With campaign season in full force, we can’t help but think about movies that delve into politics. One of the best, and most depressing, is ALL THE KING’S MEN, the 1949 classic and Oscar-winning Best Picture, based on the Pulitzer novel by Robert Penn Warren. It’s filled with some great slap scenes too.
Broderick Crawford plays Willie Stark, the honest idealist, champion for the “Everyman,” turned power-hungry politician. You know Willie is going to turn out to be the ultimate jerk when his wife sweetly says “I love you,” and he snarls, “Get me some coffee.” And that’s when he’s still playing the good guy.
I wish the film would take a longer and more thoughtful road for us to travel with Willie as he leaves behind his principles and succumbs to the power of political position and his own narcissism, but director Robert Rossen is dealing with a long story here. The pace is as frenetic and choppy as the staccato, quick-fire delivery of the lines. But the lines are sometimes oh so good.
Broderick, who won Best Actor in this role, shines when he’s on the stump spitting out rallying cries like, “Listen to me, you hicks. Nobody ever helped a hick but a hick.” And later, “You wanna know what my platform is? Here it is. I’m gonna soak the fat boys and spread it out thin.” Gotta love language like that on a campaign trail.
But once he’s done flailing about as the sincere guy that “Everyman” can count on, and he’s decided that playing politics means playing rough, Willie is no longer that interesting as a character. Mercedes McCambridge’s role as his campaign confidante, Sadie Burke, carries the day. I get tired of Broderick’s bluster in this film, but I can’t wait for McCambridge, who won Best Supporting Actress in this role, to appear on screen, especially when she’s in slap scenes like this with co-star John Ireland:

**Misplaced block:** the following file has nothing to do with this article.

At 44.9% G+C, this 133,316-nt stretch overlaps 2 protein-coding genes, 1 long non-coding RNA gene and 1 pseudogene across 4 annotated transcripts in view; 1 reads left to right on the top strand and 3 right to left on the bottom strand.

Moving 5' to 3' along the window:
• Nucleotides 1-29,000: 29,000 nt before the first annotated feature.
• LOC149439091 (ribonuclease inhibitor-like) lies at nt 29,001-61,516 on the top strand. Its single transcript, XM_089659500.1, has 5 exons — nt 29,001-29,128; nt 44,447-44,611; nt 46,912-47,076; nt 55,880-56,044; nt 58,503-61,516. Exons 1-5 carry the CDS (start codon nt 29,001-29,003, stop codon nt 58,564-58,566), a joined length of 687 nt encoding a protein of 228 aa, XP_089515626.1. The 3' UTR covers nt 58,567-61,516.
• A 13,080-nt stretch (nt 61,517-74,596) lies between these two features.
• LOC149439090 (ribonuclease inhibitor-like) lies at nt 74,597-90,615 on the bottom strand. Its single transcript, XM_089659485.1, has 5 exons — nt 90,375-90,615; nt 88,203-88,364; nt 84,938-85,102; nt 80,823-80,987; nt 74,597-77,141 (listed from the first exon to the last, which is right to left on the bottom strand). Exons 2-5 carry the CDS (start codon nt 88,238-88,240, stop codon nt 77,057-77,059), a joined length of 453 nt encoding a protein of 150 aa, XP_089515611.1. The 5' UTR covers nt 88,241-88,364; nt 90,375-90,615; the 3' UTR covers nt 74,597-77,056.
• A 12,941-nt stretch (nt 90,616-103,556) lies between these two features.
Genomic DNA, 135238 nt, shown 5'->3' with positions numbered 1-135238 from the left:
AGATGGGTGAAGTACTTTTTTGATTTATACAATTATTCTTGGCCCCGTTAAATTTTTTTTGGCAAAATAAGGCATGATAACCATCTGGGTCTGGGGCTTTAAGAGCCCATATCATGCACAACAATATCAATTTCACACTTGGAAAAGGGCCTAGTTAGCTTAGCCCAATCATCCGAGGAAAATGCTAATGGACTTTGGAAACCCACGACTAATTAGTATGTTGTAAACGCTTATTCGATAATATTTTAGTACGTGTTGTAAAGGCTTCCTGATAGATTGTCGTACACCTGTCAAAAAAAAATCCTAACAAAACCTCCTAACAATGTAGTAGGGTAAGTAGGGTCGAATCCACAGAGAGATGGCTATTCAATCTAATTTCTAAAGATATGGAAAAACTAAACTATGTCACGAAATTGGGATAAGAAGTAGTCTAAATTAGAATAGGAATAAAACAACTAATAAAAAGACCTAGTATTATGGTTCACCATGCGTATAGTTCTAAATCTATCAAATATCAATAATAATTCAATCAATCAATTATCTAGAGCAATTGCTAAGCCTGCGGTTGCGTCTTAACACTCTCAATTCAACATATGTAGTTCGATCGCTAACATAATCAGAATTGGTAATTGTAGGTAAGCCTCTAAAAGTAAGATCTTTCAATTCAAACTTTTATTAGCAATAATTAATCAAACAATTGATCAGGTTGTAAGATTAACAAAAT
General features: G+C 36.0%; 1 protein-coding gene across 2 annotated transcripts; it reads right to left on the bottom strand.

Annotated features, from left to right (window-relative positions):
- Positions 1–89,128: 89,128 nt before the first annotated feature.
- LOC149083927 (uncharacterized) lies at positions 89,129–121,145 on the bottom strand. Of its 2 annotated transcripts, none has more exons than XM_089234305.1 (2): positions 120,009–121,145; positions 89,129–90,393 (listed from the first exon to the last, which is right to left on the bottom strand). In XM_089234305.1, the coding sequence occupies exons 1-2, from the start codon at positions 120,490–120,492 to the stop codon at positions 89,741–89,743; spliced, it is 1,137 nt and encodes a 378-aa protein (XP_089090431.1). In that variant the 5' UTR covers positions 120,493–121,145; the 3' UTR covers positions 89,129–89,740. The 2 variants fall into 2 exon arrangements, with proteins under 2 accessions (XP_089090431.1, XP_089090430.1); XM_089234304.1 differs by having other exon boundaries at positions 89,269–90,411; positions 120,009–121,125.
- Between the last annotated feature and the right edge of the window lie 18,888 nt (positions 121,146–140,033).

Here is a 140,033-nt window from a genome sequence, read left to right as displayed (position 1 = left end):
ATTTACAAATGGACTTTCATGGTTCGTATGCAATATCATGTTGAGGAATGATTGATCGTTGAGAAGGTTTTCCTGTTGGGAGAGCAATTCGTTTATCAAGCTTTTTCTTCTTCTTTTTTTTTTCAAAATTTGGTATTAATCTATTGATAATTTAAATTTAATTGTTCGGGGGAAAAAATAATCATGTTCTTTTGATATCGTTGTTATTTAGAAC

One of the creepiest moments in the film is Willie showing his father-in-law how to use the new police radio he’s bought him. When they hear the dispatcher say, “Tom Jones is beating his wife again,” both Willie and his father-in-law share a big laugh. These are not good people. In fact, Stark’s driving belief is that good can only come out of evil, and it’s an unsettling philosophy that leaves one pondering a bit about the dark side of human behavior. Everyone here, in one way or another, caves in to something, be it to power, greed, booze, lust, envy, and all those other deadly sins.
As a perfect antidote to the ugliness and cynicism in ALL THE KING’S MEN, cue up the Capra classic, MR. SMITH GOES TO WASHINGTON (1939), starring an ever-principled James Stewart. You’ll feel a lot better about the human spirit.